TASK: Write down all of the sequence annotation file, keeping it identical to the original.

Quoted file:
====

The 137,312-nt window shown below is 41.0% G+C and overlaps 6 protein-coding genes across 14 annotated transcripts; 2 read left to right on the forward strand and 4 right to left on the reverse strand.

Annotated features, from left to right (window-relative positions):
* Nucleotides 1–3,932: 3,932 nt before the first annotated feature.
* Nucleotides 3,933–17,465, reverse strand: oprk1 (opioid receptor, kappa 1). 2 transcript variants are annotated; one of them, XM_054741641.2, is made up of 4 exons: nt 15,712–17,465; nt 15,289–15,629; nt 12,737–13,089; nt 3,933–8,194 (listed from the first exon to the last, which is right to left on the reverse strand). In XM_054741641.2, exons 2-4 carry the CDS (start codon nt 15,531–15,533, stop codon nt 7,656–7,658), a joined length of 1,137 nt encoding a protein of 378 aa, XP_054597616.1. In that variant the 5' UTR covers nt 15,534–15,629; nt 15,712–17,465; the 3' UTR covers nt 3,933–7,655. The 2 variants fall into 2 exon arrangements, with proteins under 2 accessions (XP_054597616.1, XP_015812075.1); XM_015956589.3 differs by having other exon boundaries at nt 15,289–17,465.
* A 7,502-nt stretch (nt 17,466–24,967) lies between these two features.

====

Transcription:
The 137,312-nt window shown below is 41.0% G+C and overlaps 6 protein-coding genes across 14 annotated transcripts; 2 read left to right on the forward strand and 4 right to left on the reverse strand.

Annotated features, from left to right (window-relative positions):
* Nucleotides 1–3,932: 3,932 nt before the first annotated feature.
* Nucleotides 3,933–17,465, reverse strand: oprk1 (opioid receptor, kappa 1). 2 transcript variants are annotated; one of them, XM_054741641.2, is made up of 4 exons: nt 15,712–17,465; nt 15,289–15,629; nt 12,737–13,089; nt 3,933–8,194 (listed from the first exon to the last, which is right to left on the reverse strand). In XM_054741641.2, exons 2-4 carry the CDS (start codon nt 15,531–15,533, stop codon nt 7,656–7,658), a joined length of 1,137 nt encoding a protein of 378 aa, XP_054597616.1. In that variant the 5' UTR covers nt 15,534–15,629; nt 15,712–17,465; the 3' UTR covers nt 3,933–7,655. The 2 variants fall into 2 exon arrangements, with proteins under 2 accessions (XP_054597616.1, XP_015812075.1); XM_015956589.3 differs by having other exon boundaries at nt 15,289–17,465.
* A 7,502-nt stretch (nt 17,466–24,967) lies between these two features.